Friday, 26 January 2018

The only Empress of India was a Muslim


Though historian Satish Chandra called her ‘a romantic figure in medieval Indian history’, another historian Prateeti Bhatacharya from Calcutta University describes her as ‘People’s queen’, who built roads to link villages and cities, and was also the first to abolish Jazia tax charged from Hindus. She was coroneted in November 1236 and given the title of Jalalat-al-din Razyia Sultan.

She would wear male army attire and did away with the veil or Burkha to have direct contact with her people. Razia established schools, academies, centres for research and public libraries that included works of ancient philosophers along with the Qur’an. Hindu works in literature, philosophy, the sciences, and astronomy were reportedly studied in schools and colleges.

Jamal Yakut, an African, was her favourite officer, fully loyal to her. By some accounts she even wanted to marry him. But she was also a childhood friend of the Governor of Tabarhind-Altunia as well. A few of the Governors of states under the Delhi Sultanate were unhappy with the coronation of Razia, so they conspired to remove her. They gathered their armies to attack on Razia, who was not unnerved and successfully created division among the rebels and even got several of them killed.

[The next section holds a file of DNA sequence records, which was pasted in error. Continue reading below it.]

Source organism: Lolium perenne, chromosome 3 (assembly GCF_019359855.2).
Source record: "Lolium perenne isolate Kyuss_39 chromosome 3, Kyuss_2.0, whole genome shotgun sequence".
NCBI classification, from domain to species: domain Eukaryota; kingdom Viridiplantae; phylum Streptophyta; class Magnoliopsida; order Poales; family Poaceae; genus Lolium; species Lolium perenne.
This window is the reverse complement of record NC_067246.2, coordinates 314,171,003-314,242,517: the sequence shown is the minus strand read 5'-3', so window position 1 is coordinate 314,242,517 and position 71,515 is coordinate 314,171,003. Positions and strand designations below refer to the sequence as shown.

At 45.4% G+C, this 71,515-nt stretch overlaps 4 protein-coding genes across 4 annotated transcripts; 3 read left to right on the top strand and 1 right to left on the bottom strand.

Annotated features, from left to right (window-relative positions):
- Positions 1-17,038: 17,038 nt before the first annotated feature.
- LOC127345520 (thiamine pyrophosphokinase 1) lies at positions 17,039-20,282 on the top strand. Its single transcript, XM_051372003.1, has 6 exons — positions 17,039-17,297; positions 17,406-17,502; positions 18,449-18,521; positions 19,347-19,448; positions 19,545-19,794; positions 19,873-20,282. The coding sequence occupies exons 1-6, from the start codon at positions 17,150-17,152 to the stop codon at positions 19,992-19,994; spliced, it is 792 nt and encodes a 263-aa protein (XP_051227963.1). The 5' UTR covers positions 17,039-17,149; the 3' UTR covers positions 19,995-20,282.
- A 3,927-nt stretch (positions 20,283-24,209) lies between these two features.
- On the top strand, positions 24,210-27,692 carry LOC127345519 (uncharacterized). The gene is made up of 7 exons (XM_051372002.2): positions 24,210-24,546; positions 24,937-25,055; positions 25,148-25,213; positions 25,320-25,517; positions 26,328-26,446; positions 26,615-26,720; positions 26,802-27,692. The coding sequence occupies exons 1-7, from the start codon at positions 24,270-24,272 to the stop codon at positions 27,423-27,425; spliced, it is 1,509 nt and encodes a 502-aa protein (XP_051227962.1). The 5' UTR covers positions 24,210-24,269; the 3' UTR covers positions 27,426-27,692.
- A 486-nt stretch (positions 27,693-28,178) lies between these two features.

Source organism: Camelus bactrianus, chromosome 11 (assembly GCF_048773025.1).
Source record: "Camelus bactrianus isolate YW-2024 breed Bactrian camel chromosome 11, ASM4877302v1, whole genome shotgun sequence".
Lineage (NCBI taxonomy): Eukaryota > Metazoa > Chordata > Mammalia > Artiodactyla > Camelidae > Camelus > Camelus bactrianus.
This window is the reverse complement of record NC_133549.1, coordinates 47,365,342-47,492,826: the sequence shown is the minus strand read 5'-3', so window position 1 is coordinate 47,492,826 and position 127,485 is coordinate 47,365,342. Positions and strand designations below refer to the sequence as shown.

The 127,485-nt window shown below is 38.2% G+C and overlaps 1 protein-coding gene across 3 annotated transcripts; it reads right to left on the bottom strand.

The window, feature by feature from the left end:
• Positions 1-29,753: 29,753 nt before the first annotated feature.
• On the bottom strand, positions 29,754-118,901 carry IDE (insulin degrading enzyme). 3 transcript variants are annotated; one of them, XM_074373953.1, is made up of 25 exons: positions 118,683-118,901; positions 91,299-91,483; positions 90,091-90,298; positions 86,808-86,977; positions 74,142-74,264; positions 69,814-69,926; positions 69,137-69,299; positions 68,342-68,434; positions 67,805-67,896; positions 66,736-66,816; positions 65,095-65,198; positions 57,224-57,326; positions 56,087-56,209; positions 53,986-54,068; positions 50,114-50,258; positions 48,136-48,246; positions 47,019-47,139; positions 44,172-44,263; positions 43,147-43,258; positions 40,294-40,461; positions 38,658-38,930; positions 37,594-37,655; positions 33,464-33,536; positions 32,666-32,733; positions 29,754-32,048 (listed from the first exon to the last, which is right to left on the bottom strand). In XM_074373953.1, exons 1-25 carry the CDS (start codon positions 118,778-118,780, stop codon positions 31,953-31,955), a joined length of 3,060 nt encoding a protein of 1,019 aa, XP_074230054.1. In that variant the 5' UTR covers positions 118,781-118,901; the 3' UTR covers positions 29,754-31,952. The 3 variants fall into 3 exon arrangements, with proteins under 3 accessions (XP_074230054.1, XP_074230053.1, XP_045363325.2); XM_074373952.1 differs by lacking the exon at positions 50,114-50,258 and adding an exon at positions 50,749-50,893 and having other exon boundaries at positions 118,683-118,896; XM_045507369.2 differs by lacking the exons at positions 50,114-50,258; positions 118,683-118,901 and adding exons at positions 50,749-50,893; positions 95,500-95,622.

She proved her mettle as Sultan, but was too independent to the liking of a group of 40 chiefs of her durbar, who wanted the Empress to be pliable and kept under their thumbs. They were also offended at the appointment of Yakut, a black, called Habshi derogatively, as a senior official.


The group of forty chiefs encouraged Razia’s confidant and Tabarhind Governor Malik Altunia to rebel against her and she was imprisoned at Tabarhind by Altunia following a conspiracy. Yakut was killed. Tabar-e-Hind or Gateway to India was the name of present day Bathinda, the fort there is called now Qila Mubark, where Razia was kept imprisoned.

Later Razia married Altunia in order to regain her kingdom from her brother Bahram Shah who had been installed as Sultan. With no major office given to Altunia, he felt betrayed by the chiefs. Altunia and Razia set out for Delhi from Tabarhind, but they were betrayed and killed near Kaithal in Haryana on October 14, 1240, thus ending the tragic story of the first and the last woman Sultan of India.



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